4. If there is one thing that Kambiz Tavana said is true, it is that you are cruel. The “rebuttal” to your text proved just that. This is the democratic sense of the left: I do not need to disagree with those who think differently, but to destroy them in the lowest possible way. The left peace and love acts again.

  5. Lol these comments. What a bunch of rubes. That was a great response, textually supported and well argued. The Tavana article was laughably terrible. I’d be cringing to see a student present an argument like that in discussion in class. I commend the author for not putting up with that bullshit and crafting a ruthless counter argument.

    1. To quote Conrad Hamilton..”Cool, Brah”
      Reminds me of the character in Goodwill hunting. The Harvard bar jock with no original thought, craving validation.

  6. I never really liked Jordan Peterson, but every Conrad and Matt article makes me like him more and more. The lady doth protest too much

  7. Not that I found Tavana’s initial salvo justified or that intellectually robust, but I agree with a lot of comments here that Mr. Hamilton’s riposte exhibited more nastiness and invective than anything Tavana wrote. I also think a lot of the pushback against McManus’ months of writing against Petersen does little or anything to address the main line of criticisms McManus levels against the Canadian professor.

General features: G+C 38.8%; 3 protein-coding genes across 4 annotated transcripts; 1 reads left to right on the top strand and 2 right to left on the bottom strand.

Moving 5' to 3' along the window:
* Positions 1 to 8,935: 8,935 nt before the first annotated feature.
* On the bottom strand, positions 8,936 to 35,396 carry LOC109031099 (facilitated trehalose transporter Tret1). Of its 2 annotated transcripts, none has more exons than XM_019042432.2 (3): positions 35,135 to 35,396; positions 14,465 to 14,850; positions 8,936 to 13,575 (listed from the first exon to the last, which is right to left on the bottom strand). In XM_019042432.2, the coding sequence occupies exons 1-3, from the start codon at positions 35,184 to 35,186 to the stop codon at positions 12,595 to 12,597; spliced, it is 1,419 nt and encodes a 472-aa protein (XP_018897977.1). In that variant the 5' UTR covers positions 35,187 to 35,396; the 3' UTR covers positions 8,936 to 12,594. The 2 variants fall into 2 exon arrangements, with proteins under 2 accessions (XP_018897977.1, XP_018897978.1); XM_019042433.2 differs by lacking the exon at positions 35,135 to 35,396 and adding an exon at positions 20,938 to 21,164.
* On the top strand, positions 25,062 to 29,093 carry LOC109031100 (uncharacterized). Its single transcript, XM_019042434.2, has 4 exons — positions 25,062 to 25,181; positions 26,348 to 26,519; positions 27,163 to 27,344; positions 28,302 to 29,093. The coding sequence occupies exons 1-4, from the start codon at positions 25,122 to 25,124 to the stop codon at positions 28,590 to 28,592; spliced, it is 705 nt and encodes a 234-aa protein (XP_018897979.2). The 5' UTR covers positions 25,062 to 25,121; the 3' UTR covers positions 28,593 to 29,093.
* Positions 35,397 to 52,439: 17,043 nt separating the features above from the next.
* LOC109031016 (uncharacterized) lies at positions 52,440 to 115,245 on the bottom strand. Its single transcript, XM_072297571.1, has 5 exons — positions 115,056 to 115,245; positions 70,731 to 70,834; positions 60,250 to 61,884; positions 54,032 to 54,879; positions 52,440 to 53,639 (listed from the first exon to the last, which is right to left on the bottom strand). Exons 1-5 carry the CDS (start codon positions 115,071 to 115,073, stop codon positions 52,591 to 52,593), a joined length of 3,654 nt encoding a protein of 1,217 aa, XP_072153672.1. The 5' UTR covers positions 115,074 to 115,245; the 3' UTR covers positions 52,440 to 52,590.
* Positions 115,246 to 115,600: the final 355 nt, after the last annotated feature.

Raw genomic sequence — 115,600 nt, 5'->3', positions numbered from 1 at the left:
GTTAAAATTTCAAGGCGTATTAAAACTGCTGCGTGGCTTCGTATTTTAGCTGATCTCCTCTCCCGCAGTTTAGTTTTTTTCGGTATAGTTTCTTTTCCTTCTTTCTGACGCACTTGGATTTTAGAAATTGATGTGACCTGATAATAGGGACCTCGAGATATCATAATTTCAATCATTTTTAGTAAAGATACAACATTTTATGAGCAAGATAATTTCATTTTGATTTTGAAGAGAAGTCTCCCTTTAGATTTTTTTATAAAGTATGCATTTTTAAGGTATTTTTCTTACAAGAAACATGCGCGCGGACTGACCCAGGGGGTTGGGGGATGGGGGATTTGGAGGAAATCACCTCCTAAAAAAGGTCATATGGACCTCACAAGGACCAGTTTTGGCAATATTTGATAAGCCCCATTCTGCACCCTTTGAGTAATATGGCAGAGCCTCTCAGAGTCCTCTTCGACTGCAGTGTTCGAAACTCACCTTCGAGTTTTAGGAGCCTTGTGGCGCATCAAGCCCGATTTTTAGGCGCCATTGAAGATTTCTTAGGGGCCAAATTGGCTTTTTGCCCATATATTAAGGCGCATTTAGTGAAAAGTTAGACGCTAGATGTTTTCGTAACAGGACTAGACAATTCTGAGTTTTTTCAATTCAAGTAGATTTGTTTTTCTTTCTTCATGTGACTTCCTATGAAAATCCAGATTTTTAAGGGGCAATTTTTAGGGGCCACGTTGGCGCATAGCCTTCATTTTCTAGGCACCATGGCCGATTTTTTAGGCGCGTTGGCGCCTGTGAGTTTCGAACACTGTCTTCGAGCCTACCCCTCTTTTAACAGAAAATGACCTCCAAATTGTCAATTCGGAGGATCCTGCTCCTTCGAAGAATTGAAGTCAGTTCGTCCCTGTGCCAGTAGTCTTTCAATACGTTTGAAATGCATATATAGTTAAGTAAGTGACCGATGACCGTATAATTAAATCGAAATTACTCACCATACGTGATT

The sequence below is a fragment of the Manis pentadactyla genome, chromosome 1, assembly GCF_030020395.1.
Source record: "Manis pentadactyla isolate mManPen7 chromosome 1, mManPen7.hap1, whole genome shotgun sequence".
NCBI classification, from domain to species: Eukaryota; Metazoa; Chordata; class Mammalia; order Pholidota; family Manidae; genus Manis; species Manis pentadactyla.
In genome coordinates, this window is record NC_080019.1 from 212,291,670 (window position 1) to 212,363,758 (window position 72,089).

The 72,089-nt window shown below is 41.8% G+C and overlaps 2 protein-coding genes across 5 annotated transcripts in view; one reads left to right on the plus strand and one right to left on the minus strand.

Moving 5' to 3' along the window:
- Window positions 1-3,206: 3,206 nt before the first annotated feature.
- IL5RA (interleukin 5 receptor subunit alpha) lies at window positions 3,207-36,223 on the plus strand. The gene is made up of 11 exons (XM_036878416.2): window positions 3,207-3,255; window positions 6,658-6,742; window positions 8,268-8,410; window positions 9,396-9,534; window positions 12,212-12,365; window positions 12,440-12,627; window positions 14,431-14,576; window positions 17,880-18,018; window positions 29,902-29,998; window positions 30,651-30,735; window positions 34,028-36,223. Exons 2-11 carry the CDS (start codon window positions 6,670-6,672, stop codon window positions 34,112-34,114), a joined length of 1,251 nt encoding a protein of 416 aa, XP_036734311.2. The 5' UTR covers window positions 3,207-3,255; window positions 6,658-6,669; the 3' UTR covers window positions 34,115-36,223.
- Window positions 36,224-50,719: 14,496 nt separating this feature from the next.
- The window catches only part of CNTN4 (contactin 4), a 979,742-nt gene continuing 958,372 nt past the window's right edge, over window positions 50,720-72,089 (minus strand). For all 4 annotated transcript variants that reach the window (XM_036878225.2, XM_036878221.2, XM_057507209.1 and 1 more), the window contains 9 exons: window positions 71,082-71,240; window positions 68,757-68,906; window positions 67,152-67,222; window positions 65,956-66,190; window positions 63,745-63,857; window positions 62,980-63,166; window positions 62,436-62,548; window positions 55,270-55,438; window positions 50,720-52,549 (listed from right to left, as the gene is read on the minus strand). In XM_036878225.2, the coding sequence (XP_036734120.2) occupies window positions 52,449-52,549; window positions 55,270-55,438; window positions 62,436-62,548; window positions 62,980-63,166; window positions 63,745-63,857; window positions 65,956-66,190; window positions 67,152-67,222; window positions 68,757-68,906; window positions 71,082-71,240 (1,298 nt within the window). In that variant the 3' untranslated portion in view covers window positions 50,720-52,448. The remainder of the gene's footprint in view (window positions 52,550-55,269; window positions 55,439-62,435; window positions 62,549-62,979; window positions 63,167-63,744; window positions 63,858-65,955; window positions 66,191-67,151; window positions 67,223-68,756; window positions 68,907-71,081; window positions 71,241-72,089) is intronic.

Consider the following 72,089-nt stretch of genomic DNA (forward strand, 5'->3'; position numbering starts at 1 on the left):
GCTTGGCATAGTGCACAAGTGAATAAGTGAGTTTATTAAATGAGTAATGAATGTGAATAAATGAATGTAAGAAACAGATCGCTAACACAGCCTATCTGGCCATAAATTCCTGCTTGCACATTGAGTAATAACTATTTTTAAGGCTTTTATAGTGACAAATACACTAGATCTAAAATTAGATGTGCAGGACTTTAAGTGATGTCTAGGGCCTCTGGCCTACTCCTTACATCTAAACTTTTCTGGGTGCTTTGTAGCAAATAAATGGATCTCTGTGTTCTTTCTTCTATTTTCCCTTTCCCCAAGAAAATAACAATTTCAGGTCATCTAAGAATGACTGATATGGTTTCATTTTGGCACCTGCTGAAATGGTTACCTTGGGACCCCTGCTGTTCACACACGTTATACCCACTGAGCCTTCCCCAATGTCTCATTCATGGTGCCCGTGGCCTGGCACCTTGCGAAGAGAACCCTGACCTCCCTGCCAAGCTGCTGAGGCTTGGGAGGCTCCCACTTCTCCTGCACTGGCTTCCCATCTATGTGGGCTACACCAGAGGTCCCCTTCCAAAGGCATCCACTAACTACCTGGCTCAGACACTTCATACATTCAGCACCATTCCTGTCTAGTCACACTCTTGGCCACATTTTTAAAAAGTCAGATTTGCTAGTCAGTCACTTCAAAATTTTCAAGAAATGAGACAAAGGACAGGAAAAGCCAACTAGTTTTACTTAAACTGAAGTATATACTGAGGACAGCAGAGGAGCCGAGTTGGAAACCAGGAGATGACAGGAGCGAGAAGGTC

As a man of the right, I must say, however, it is perplexing that intellectuals like McManus and Hamilton — serious thinkers that they are — go after the small fry of conservative thought. There is a marked pattern of targeting against mainstream conservatism and its figures, most of whom aren’t tenured intellectuals or university scholars but are popular with a certain young, millenialish men who “awoke from their dogmatic slumbers” in the last half decade. Typically, I would think the contemplative life is above condescending oneself down to the level of firebrands like Ben Shapiro, YouTube Vloggers like Stefan Molyneaux, and controversial film makers like Dinesh Dszouza.